Not a week goes by, it seems, without another story of a public school or university discriminating against Christian clubs on campus. The facts never seem to vary. First, a Christian club's constitution or bylaws allow anyone to join, but require its leaders to actually be, well, Christians. Second, the school administration (or delegated student leadership body) denies the club "official" status - and the perks that follow, such as sharing in student activity fees and using school facilities and communication channels, all necessary to sharing its message with the student body. Third, the university is typically exposed as allowing other favored clubs to require their leaders to share the same beliefs as the club's mission, a privilege it suspiciously seems to deny only to Christian clubs.
This disparate treatment means the school is exercising what the law calls "unbridled discretion" to treat various ideas, speech, associations and expressions differently. The ultimate result is what is called "viewpoint discrimination."
That's an automatic red flag under the First Amendment.
The University of Colorado at Colorado Springs is exhibiting the latest example of this behavior. Citing the rules for student organizations regarding leadership, UCCS denied official status (what it calls "registered status") to a student religious organization, Ratio Christi, whose mission is to defend the gospel message through Christian apologetics. The group exists to engage the college community with the proposition that Christianity is a defensible belief.
The University apparently allows other student groups to require their leaders to affirm the principles or ideology behind their organizations. But not Ratio Christi.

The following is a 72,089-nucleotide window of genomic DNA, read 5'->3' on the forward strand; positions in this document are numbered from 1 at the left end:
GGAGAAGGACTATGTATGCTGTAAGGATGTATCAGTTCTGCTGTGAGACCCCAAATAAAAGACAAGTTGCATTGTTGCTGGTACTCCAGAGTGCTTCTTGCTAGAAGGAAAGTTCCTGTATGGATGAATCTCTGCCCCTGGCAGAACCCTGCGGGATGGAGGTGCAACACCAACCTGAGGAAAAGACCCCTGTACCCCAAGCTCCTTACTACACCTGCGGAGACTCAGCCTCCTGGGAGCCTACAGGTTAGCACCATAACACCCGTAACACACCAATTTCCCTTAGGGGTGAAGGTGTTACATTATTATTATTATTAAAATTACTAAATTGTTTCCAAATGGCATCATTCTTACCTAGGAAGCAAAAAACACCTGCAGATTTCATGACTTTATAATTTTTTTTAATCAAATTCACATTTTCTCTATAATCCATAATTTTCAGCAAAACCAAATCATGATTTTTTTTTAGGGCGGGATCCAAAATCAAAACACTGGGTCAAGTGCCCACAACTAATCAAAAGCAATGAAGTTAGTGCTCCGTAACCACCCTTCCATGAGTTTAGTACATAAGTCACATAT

Enter Alliance Defending Freedom (ADF), the public interest law firm that specializes in defending religious freedom. They are representing the UCCS chapter of Ratio Christi in a federal lawsuit aimed at ending the University's discriminatory treatment of religion.
Travis Barham is a lawyer with ADF. "Like any other student group at a public university, religious student organizations should be free to choose their leaders without the government meddling," says Barham. "It would be absurd for the university to require the vegan student group to appoint a meat-lover as its president. Likewise, the University of Colorado shouldn't force Christian students to let atheists or other non-Christians to lead their Bible studies in order to become a registered club."
If UCCS is indeed treating favored student clubs differently than Ratio Christi, this lawsuit won't last long. They will likely settle quickly and revise their policies so that all student clubs are treated the same. That's been the result in almost 100% of the cases that have come up with similar facts over the years.
And then we'll wait a couple weeks before hearing of yet another university discriminating against another Christian club. This is a First Amendment lesson that educational institutions never seem to learn.